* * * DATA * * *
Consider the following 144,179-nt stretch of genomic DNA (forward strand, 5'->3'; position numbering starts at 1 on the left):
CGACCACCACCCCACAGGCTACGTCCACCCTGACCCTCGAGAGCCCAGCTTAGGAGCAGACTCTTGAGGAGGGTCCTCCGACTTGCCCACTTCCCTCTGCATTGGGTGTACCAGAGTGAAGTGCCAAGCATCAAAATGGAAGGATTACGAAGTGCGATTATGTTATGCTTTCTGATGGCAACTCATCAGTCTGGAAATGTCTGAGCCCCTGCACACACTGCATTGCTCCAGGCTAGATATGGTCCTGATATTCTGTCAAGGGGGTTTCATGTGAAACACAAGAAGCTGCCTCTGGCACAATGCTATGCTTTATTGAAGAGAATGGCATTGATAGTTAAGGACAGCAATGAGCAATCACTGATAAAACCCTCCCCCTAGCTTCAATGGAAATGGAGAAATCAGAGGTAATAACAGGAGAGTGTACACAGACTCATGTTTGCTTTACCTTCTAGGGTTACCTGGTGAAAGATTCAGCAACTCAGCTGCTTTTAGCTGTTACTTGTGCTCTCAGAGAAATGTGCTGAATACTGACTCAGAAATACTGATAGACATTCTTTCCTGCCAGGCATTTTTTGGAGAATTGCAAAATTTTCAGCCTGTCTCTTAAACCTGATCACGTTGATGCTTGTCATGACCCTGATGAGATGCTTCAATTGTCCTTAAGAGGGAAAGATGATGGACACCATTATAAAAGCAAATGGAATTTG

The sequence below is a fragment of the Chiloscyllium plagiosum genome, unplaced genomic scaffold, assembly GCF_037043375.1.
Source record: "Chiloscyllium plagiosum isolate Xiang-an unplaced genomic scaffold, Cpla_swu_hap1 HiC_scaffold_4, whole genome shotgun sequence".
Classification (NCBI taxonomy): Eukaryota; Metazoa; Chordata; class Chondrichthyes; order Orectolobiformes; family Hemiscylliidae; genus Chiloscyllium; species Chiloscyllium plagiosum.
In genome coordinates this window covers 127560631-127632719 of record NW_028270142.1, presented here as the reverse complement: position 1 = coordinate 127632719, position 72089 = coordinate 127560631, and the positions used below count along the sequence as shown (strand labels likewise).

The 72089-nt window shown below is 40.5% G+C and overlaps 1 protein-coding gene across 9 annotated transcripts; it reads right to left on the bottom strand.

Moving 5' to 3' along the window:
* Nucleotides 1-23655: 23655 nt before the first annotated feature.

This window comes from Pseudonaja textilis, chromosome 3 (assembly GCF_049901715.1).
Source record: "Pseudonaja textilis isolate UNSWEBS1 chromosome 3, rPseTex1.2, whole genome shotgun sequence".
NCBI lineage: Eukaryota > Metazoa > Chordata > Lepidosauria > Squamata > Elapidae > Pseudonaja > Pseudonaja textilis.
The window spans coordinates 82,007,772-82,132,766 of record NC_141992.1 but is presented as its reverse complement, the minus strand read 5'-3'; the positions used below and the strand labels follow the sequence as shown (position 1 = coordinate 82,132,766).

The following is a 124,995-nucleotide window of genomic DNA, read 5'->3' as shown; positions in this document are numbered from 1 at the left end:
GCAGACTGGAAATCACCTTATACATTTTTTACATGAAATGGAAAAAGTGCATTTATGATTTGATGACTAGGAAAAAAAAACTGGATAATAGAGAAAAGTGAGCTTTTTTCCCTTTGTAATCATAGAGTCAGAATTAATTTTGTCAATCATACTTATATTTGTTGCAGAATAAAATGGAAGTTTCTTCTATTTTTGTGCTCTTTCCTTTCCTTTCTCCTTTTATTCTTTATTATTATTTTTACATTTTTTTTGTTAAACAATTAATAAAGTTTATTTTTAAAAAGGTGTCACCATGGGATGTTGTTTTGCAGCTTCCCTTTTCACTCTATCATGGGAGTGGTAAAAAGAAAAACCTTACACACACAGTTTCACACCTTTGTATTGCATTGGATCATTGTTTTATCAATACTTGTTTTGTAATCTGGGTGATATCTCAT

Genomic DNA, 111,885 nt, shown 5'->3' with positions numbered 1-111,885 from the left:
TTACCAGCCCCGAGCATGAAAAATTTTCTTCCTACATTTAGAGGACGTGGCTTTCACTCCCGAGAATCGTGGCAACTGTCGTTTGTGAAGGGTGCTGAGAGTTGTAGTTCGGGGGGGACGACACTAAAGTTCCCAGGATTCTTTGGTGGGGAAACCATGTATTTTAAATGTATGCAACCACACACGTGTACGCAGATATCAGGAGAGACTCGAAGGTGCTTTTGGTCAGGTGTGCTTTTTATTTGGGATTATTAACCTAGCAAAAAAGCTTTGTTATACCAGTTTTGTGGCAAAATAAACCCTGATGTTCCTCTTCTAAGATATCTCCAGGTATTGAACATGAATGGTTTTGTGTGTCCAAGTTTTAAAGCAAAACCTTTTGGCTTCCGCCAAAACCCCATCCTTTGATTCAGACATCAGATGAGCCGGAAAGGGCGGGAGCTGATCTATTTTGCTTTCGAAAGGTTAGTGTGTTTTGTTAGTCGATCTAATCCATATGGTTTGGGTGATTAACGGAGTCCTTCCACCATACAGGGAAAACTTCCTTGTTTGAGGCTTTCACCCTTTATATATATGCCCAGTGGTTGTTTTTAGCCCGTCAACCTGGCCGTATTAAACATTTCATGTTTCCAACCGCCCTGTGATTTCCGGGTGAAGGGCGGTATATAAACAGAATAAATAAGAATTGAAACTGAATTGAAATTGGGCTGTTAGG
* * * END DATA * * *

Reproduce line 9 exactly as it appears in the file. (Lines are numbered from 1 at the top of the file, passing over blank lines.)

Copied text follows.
* Nucleotides 1-23655: 23655 nt before the first annotated feature.